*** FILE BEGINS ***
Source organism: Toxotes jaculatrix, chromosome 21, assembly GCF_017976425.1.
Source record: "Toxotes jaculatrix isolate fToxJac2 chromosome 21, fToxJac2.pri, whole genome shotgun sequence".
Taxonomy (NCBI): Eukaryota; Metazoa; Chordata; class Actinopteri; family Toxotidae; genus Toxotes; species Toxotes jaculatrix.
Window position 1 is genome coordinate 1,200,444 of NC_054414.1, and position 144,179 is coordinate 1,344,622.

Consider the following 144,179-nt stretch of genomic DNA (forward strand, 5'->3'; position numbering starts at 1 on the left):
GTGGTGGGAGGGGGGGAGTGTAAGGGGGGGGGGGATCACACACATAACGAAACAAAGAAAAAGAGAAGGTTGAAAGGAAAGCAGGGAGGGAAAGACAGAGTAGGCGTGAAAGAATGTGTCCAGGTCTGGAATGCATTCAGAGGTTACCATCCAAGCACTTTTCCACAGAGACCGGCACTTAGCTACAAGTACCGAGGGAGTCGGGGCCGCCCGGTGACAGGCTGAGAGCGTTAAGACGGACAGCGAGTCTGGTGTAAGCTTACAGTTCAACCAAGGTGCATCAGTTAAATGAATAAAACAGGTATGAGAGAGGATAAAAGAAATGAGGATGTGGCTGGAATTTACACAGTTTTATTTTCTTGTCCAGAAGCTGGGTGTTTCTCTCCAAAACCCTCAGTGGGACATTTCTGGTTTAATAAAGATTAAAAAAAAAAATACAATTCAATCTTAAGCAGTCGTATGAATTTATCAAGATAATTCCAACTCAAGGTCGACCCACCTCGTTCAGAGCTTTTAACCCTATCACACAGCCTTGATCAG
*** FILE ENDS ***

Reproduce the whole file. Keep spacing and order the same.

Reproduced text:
Source organism: Toxotes jaculatrix, chromosome 21, assembly GCF_017976425.1.
Source record: "Toxotes jaculatrix isolate fToxJac2 chromosome 21, fToxJac2.pri, whole genome shotgun sequence".
Taxonomy (NCBI): Eukaryota; Metazoa; Chordata; class Actinopteri; family Toxotidae; genus Toxotes; species Toxotes jaculatrix.
Window position 1 is genome coordinate 1,200,444 of NC_054414.1, and position 144,179 is coordinate 1,344,622.

Consider the following 144,179-nt stretch of genomic DNA (forward strand, 5'->3'; position numbering starts at 1 on the left):
GTGGTGGGAGGGGGGGAGTGTAAGGGGGGGGGGGATCACACACATAACGAAACAAAGAAAAAGAGAAGGTTGAAAGGAAAGCAGGGAGGGAAAGACAGAGTAGGCGTGAAAGAATGTGTCCAGGTCTGGAATGCATTCAGAGGTTACCATCCAAGCACTTTTCCACAGAGACCGGCACTTAGCTACAAGTACCGAGGGAGTCGGGGCCGCCCGGTGACAGGCTGAGAGCGTTAAGACGGACAGCGAGTCTGGTGTAAGCTTACAGTTCAACCAAGGTGCATCAGTTAAATGAATAAAACAGGTATGAGAGAGGATAAAAGAAATGAGGATGTGGCTGGAATTTACACAGTTTTATTTTCTTGTCCAGAAGCTGGGTGTTTCTCTCCAAAACCCTCAGTGGGACATTTCTGGTTTAATAAAGATTAAAAAAAAAAATACAATTCAATCTTAAGCAGTCGTATGAATTTATCAAGATAATTCCAACTCAAGGTCGACCCACCTCGTTCAGAGCTTTTAACCCTATCACACAGCCTTGATCAG